The strategies below are all designed to reduce the tension and give control back to the child, where it belongs:

  • Explain to your child that it is her body and only she controls it, including choosing how to pee and poop. Point out all the positive ways she already controls her body, such as: eating healthy foods to grow big and strong; getting herself to sleep to build her brain and body; running, jumping and climbing which helps her have fun on the playground equipment. The idea is to instill a sense of confidence in your child that she is capable of controlling and taking good care of herself. This is an important first step because the messages she has likely been receiving, inadvertently, are that she doesn’t know her own body.

  • Dial it all back. You might say something along these lines: “Mommy and Daddy have been so silly! We have been trying to get you to use the potty because that’s what we do; it’s what feels good to us. So, we figured it might feel better for you, too. But that was so silly, because only you are in control of your body. It’s your job to take care of it. (Kids love the idea of having a job.) So, when it comes to peeing and pooping, you are the decider about where you let it go—in a diaper/pull-up or the toilet. From now on, it’s all up to you. It doesn’t matter to us as long as you let the pee and poop out. It’s not healthy for it to stay stuck in your body.” This discussion is purposely designed to be lighthearted to ease the tension that is usually pervasive around pottying at this point.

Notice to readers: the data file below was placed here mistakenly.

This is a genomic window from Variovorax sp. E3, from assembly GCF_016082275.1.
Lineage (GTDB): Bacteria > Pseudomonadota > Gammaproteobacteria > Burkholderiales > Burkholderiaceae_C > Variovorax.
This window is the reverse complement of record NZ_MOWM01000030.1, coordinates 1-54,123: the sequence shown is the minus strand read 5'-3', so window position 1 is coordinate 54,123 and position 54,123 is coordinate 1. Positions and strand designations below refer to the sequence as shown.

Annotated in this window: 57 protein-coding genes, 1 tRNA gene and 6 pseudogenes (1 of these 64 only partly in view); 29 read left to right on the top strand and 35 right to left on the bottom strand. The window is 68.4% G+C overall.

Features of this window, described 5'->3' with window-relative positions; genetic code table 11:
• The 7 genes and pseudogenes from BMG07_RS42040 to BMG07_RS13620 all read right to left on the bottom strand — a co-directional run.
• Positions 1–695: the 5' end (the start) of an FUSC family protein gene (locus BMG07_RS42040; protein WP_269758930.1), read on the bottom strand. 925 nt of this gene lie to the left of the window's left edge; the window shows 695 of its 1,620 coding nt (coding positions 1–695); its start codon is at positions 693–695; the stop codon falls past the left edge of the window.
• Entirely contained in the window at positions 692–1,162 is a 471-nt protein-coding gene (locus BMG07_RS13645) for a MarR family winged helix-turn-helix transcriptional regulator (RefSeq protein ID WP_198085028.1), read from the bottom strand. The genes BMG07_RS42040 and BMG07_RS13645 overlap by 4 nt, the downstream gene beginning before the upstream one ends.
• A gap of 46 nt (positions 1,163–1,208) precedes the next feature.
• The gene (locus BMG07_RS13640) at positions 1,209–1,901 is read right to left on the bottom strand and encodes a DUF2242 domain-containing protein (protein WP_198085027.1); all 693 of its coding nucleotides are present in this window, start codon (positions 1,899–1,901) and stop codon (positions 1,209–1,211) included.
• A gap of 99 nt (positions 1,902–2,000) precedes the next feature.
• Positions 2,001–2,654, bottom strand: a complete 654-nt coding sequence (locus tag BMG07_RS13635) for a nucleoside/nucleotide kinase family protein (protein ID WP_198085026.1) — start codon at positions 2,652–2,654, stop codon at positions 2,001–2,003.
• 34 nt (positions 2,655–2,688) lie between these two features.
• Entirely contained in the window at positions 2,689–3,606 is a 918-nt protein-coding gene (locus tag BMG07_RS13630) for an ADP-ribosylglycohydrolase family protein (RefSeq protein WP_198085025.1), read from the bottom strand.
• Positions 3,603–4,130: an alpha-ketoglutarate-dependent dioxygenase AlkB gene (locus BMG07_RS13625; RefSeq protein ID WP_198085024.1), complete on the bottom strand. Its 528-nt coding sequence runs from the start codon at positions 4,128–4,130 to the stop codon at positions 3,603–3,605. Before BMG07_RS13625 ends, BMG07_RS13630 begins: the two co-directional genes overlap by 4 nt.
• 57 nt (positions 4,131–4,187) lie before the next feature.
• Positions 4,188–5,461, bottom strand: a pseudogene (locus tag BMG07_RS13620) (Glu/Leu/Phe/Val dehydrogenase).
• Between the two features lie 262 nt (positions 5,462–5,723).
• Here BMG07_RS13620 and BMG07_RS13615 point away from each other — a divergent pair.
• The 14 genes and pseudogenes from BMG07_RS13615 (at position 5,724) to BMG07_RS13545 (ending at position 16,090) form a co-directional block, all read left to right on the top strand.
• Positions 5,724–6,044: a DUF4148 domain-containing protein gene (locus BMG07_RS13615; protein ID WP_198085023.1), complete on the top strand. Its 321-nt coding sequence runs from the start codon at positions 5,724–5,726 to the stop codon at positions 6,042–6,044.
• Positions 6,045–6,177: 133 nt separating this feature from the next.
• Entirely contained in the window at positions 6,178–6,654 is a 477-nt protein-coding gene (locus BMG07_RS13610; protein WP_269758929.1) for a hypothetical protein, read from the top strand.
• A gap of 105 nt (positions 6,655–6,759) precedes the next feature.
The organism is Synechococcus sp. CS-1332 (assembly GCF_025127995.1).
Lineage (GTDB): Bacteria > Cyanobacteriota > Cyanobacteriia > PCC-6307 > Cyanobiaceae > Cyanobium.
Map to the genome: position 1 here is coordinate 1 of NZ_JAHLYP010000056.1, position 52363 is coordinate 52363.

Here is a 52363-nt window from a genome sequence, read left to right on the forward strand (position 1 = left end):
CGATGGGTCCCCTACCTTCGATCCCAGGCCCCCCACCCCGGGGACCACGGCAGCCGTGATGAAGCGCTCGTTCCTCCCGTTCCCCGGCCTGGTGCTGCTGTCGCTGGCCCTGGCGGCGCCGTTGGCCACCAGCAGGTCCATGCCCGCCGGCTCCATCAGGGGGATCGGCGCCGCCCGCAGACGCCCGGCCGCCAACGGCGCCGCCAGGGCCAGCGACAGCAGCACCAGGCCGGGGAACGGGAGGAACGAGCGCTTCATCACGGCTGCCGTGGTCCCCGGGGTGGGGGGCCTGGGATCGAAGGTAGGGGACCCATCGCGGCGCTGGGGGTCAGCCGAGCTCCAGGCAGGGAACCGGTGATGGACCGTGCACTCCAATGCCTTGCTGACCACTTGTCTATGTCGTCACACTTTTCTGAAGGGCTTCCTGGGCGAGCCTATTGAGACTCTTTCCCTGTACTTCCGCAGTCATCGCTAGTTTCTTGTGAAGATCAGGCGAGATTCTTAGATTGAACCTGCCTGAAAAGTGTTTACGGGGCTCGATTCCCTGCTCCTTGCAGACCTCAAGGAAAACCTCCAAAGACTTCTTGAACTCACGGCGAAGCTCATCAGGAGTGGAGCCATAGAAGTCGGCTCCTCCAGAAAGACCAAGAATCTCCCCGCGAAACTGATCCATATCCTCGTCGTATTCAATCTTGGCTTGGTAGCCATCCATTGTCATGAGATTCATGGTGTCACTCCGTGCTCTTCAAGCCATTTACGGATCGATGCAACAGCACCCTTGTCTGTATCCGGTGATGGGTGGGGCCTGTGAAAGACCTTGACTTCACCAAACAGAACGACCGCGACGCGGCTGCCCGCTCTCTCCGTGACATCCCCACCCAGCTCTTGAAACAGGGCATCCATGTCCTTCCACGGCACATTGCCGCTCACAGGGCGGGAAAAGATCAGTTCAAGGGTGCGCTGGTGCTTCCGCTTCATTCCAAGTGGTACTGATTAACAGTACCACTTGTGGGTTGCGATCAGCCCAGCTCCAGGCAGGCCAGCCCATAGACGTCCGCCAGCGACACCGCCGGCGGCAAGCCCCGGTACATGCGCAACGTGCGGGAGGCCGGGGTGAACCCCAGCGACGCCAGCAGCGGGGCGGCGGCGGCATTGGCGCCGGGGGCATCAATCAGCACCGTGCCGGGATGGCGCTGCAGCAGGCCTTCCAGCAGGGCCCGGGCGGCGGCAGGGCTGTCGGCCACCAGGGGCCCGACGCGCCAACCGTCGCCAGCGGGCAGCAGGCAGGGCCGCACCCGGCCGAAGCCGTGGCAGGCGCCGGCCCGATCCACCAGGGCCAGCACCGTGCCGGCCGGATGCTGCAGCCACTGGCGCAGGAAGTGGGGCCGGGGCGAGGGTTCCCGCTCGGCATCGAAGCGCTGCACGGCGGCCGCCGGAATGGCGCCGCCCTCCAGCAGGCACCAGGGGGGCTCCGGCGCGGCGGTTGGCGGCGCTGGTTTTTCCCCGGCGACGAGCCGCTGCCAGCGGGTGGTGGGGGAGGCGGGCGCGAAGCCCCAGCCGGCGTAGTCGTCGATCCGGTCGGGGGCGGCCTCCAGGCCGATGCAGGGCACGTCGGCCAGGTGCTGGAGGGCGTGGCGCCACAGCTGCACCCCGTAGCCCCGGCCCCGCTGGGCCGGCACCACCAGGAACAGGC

• Be clear about her choices and show confidence in her ability to make the best decisions for herself. “What’s so awesome is that you’ve got two great choices: since you know how to hold your pee and poop in until you want to let it go, one choice is to use the toilet. Then you can wear underwear. You just let us know what else you need to use the toilet. We are your helpers. If you choose not to use the potty, you wear a pull-up; but the rule is we have to change it when it’s full of pee or poop because it’s not healthy for your body to sit in a full pull-up.” It is critical that the rules are presented matter-of-factly, without any suggestion that one choice is preferable over another. The idea is to make this process a less emotionally-charged experience.